If you are able to stick with it, you will find this book to quite informative, but I cannot believe that this book could not have been a bit more accessible.
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27 of 31 people found the following review helpful By John Cragg on November 16, 2000
Format: Paperback Verified Purchase
Richard II was a fascinating and enigmatic character, whose reign was marked by his being dethroned not once, but essentially twice. This in addition to Richard's being faced with that oddity, a nearly successful popular uprising. Thse two losses of power constitute about as disastrous a pattern as any ruler can produce. What the sources of the turmoil were and why Richard was so spectacularly unsuccessful at dealing with them should make for an absorbing tale. Unfortunately, Nigel Saul is good neither at telling the events of the reign nor in laying out the nature of Richard's character.
It may be no easy task to build up a character on the basis of the fragmentary and often very dry records left by medieval English society. However, as some fine volumes in this series illustrate, this task can be accomplished with aplomb, even by authors working with even weaker material than Saul has and with a less gripping tale that they might tell. Saul falls into a number of traps. The most blatant of these is his repeated failure to distinguish trivia from significant facts. He also fails to distinguish speculation from well-supported fact and makes little attempt to eschew the former as much as possible. Furthermore, Saul repeatedly presumes detailed knowledge of certain aspects of the individuals and situations under consideration to a quite unreasonable extent for anything purporting to be a book for anyone other than an expert. At other times he belabors matters that need little exposition for anyone with much familiarity with the subject.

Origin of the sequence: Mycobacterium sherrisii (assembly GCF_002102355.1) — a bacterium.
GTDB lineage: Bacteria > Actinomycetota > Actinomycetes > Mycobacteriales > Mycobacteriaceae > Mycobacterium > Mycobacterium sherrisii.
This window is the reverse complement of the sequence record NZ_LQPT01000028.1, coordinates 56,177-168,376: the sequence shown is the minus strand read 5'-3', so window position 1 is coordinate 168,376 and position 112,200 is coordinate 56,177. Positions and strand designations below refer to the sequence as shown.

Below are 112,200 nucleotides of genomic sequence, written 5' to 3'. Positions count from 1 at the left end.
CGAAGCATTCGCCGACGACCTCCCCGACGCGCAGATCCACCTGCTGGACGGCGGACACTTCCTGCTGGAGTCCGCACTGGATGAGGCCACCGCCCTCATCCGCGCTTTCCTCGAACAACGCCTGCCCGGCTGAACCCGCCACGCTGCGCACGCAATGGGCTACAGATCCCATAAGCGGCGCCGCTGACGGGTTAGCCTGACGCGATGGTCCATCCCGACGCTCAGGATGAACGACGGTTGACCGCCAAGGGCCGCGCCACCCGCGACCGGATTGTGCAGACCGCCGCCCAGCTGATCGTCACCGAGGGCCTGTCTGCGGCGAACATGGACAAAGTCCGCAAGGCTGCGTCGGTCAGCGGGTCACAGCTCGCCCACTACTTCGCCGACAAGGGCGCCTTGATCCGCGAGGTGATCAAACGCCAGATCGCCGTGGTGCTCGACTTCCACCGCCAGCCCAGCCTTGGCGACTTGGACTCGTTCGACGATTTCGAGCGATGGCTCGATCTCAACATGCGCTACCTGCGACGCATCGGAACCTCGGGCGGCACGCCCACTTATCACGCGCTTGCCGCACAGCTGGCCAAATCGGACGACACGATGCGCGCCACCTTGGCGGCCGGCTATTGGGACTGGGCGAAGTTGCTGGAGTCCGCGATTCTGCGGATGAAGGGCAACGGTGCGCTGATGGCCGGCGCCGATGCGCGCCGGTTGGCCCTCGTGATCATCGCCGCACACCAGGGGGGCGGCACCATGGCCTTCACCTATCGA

The presumption of knowledge is most annoying when Saul is discussing taxation. Saul never explains what a "fifteenth and tenth" was; though he has Parliament grant it to the King repeatedly in the early going.
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10 of 10 people found the following review helpful By Frank Wiswall on May 2, 2000
Format: Paperback
Richard II has been a controversial figure from his deposition from the English throne in 1399 to our own day. Like his later fifteenth-century namesake Richard III, interpretations of him and of his motives have varied widely, and were dominated for much of the twentieth century both by Shakespeare's play and by the image of the mad autocrat first painted by Anthony Steel in his "Richard II" (1941). Now Professor Nigel Saul has given us what will deservedly be the standard life for at least the next half-century. This work, first published three years ago, forms part of an outstanding series of lives of the English kings, and is every bit the equal of the best of them, from Warren's "Henry II" (1973) to Barlow's "William Rufus" (1983). Saul presents Richard as a man thrust, at the tender age of ten, into an office and a domestic and international situation which he could not fully grasp, and forced to do the impossible: fill the gargantuan shoes of both his grandfather, Edward III, and his father, the outstanding warrior Edward the Black Prince. The uncertainty of Anglo-French relations during this stage of the Hundred Years War, and the expectations of Richard's magnates and subjects - that he would be a military leader and vigorous defender of the English position in France like his predecessors - bedeviled the king during his minority and placed constraints upon his behavior which he found unbearable.Read more ›